September 2015
Volume 15, Issue 12
Free
Vision Sciences Society Annual Meeting Abstract  |   September 2015
The influence of pre-stimulus brain oscillations on the visual sense of number: an MEG study
Author Affiliations
  • Rakesh Sengupta
    Center for Cognitive Sciences, B. V. Raju Institute of Technology, Narsapur, India Center for Neural and Cognitive Sciences, University of Hyderabad, India
  • Philipp Rhinou
    Center for Mind/Brain Sciences, University of Trento, Italy
  • David Melcher
    Center for Mind/Brain Sciences, University of Trento, Italy
  • Raju Bapi Surampudi
    Center for Neural and Cognitive Sciences, University of Hyderabad, India Center for Cognitive Science, International Institute of Technology, Hyderabad, India
Journal of Vision September 2015, Vol.15, 906. doi:10.1167/15.12.906
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      Rakesh Sengupta, Philipp Rhinou, David Melcher, Raju Bapi Surampudi; The influence of pre-stimulus brain oscillations on the visual sense of number: an MEG study. Journal of Vision 2015;15(12):906. doi: 10.1167/15.12.906.

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      © ARVO (1962-2015); The Authors (2016-present)

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Abstract

The visual system is able to rapidly and accurately enumerate a small number of items (subitizing) or, instead, to estimate less precisely a large number of items (estimation). Recent computational, behavioral (Sengupta et al, 2014) and fMRI (Roggeman et al.2010; Knops et al, 2014) studies are consistent with the idea that a single enumeration mechanism may be able to account for both small and large number perception under different levels of inhibition between nodes. In other words, the visual sense of number can be explained through the dynamics of a single recurrent on-center, off-surround network in which the network produces different regimes of numerosities by modulating the inhibition between nodes of the network. Accurate and precise subitizing would require high levels of inhibition between nodes, while low inhibition would account for performance in the estimation range. In the present study we used MEG recording to study the switches in enumeration ranges across series of small (1-4 items) or large (20-30 items) numerosity trials of different lengths. We found modulation of the pre-stimulus alpha (α) and beta (β) frequency bands as a function of whether the previous trials had involved subitizing or estimation. These results, combined with behavioral results showing a specific pattern of switch costs between small and large numerosity trials, are consistent with a change in the pre-stimulus state that prepares the visual system to most effectively enumerate items as either individuals or as an ensemble.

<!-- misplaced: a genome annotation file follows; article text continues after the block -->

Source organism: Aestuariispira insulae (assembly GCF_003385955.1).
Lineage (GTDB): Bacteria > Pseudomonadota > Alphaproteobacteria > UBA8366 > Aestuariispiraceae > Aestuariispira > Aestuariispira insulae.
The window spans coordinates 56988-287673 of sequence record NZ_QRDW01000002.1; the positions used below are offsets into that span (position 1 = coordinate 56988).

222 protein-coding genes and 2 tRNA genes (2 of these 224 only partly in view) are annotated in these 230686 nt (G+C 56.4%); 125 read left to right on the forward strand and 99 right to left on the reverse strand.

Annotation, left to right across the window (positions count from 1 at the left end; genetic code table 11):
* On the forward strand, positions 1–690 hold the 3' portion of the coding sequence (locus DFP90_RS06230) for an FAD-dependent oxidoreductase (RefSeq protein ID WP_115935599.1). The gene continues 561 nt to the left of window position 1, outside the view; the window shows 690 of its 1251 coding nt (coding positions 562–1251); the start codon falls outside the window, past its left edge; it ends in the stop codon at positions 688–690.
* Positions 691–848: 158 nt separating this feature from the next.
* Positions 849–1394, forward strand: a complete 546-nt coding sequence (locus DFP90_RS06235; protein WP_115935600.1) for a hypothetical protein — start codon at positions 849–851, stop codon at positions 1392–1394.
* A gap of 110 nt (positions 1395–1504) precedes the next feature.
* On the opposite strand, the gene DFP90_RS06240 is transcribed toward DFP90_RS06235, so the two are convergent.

Meeting abstract presented at VSS 2015

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